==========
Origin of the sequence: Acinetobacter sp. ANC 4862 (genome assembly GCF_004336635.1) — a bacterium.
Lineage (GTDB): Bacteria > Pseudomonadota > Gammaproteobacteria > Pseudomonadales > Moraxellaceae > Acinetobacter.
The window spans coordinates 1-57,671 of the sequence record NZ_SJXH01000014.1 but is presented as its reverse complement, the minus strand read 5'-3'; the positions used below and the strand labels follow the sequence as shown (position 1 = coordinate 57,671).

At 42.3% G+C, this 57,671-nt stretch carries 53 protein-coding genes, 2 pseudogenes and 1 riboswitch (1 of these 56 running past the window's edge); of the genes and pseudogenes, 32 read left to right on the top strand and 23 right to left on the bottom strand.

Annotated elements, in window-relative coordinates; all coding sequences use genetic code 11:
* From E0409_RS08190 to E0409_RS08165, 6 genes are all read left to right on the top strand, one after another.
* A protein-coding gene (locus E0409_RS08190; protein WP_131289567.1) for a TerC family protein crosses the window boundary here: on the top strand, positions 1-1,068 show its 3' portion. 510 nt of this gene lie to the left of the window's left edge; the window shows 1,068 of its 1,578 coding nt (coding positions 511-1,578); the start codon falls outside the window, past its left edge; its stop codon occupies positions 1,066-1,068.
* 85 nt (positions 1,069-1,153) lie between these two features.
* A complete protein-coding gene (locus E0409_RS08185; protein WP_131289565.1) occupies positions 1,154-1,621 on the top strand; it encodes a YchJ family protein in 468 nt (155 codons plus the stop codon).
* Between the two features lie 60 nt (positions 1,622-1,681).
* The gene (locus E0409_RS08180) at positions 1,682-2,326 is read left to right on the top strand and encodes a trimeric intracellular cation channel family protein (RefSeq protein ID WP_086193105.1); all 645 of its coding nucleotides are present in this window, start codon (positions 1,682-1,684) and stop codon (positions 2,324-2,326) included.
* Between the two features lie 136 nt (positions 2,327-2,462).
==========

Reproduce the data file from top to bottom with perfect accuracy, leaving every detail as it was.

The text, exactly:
Origin of the sequence: Acinetobacter sp. ANC 4862 (genome assembly GCF_004336635.1) — a bacterium.
Lineage (GTDB): Bacteria > Pseudomonadota > Gammaproteobacteria > Pseudomonadales > Moraxellaceae > Acinetobacter.
The window spans coordinates 1-57,671 of the sequence record NZ_SJXH01000014.1 but is presented as its reverse complement, the minus strand read 5'-3'; the positions used below and the strand labels follow the sequence as shown (position 1 = coordinate 57,671).

At 42.3% G+C, this 57,671-nt stretch carries 53 protein-coding genes, 2 pseudogenes and 1 riboswitch (1 of these 56 running past the window's edge); of the genes and pseudogenes, 32 read left to right on the top strand and 23 right to left on the bottom strand.

Annotated elements, in window-relative coordinates; all coding sequences use genetic code 11:
* From E0409_RS08190 to E0409_RS08165, 6 genes are all read left to right on the top strand, one after another.
* A protein-coding gene (locus E0409_RS08190; protein WP_131289567.1) for a TerC family protein crosses the window boundary here: on the top strand, positions 1-1,068 show its 3' portion. 510 nt of this gene lie to the left of the window's left edge; the window shows 1,068 of its 1,578 coding nt (coding positions 511-1,578); the start codon falls outside the window, past its left edge; its stop codon occupies positions 1,066-1,068.
* 85 nt (positions 1,069-1,153) lie between these two features.
* A complete protein-coding gene (locus E0409_RS08185; protein WP_131289565.1) occupies positions 1,154-1,621 on the top strand; it encodes a YchJ family protein in 468 nt (155 codons plus the stop codon).
* Between the two features lie 60 nt (positions 1,622-1,681).
* The gene (locus E0409_RS08180) at positions 1,682-2,326 is read left to right on the top strand and encodes a trimeric intracellular cation channel family protein (RefSeq protein ID WP_086193105.1); all 645 of its coding nucleotides are present in this window, start codon (positions 1,682-1,684) and stop codon (positions 2,324-2,326) included.
* Between the two features lie 136 nt (positions 2,327-2,462).